There are lots of additional things that could be done. For example, the top of the back porch could be turned into a balcony, in case we wanted to watch for invaders come at us from the golf course. There are already a number of rose bushes which need care, but could be quite beautiful. And the side of the house can be easily turned into RV storage with the addition of a wider RV gate and some paving.
Returning inside the house, we can get to the upstairs by the front stairway. Remember, half-way up the front and rear flights merge for the final rise.
The carpeting, by the way, throughout the house is in good shape though in need of a thorough cleaning. That's not a problem, however, since we own a carpet cleaner.
At the top of the stairs is the entrance to the master bedroom, which Michael and I will use. It's not a huge bedroom; this house design assumes you'll be spending more time elsewhere in the house. By the way, the picture below presents the actual shade of pain on the walls…a sort of Bile Yellow. We intend to change it.
The bedroom flows into the master bath.
A huge walk-in closet is accessible to both the bed and bath parts of the room.
With the double-doors opened wide, the lords of the manor can monitor the entire upstairs area.
We can see, from this view, the chocolate brown wall that Zach likes but will be changed, as well as the doors to all three additional bedrooms. From the left to right, are Jenny's room, Zach's room, and the bathroom. John and Rachel's room is further right but can't be seen from here.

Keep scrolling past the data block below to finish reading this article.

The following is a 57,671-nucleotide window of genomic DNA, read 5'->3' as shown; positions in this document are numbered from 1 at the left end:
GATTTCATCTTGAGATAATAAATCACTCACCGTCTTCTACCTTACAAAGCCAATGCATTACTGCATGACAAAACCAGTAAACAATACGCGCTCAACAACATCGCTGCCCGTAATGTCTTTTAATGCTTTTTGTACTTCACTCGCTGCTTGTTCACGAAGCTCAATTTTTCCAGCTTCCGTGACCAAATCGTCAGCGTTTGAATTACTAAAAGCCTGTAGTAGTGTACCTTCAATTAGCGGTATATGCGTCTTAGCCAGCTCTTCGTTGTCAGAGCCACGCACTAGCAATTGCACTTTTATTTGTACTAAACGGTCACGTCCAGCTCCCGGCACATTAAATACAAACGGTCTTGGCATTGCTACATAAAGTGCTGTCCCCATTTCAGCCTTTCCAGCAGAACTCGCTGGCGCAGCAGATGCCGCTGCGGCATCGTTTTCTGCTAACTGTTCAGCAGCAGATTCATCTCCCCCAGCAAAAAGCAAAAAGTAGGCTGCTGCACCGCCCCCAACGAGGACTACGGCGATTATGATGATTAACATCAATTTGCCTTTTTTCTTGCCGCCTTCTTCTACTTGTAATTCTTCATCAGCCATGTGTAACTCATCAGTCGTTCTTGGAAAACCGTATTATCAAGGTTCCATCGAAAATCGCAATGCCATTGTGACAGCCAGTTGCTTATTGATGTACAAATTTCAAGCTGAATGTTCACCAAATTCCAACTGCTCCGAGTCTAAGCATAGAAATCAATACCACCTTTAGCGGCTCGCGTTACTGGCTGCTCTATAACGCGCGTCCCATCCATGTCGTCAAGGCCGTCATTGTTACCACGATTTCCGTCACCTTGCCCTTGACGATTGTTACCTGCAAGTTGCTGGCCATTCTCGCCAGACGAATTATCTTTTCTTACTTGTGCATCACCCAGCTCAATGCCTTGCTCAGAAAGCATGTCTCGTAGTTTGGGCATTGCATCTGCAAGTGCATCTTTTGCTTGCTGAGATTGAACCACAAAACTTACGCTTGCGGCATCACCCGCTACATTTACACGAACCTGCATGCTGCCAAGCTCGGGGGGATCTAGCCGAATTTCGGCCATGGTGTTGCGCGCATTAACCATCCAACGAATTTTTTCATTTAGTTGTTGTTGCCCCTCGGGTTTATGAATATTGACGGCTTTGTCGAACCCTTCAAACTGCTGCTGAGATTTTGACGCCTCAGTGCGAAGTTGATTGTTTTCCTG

Jenny's room is currently painted fluffy pink, with brown trim. Her sister, Karen likes pink. Jenny does not. It will be repainted, color to be announced.
Zachary's room, which obviously belonged to the previous owners' little boy, is decorated in light blue, dark blue, and tan. Zach likes these colors so we will probably keep them. He also likes the clothes hook that was left behind, which has a baseball, basketball, and soccer ball carved into it.
The upstairs bathroom is painted yellow with decals, with a horror-movie glossy blue-green accent wall that would be perfect if the shower curtain showed scenes from The Creature From The Black Lagoon. Since it probably won't, the colors will be changed.
John and Rachel's room is the largest of the three, with a window on the side of the house and a slightly larger closet.
Across from John and Rachel's room is a loft that overlooks the main entryway. We plan to turn it into a quiet (hopefully) reading nook and dog bedroom.
Adjacent to the loft, and at the end of the upstairs hall, is the main reason this house will work for us. It's called a "game room" and I suppose was envisioned as a place for a pool table or, if one is a cast member of Friends, a Foosball table. However, for us, office space is what's needed. I intend to get some used office cubicle sets and turn this into three or four offices, one cubicle for each adult.
All this space ain't cheap, although with the recent drop in real estate prices we are getting it for a fraction of what it was worth a year ago (and probably will be again). But what's really cool is that, for possibly the first time ever, I'll have a house designed specifically for the things I want a house to do!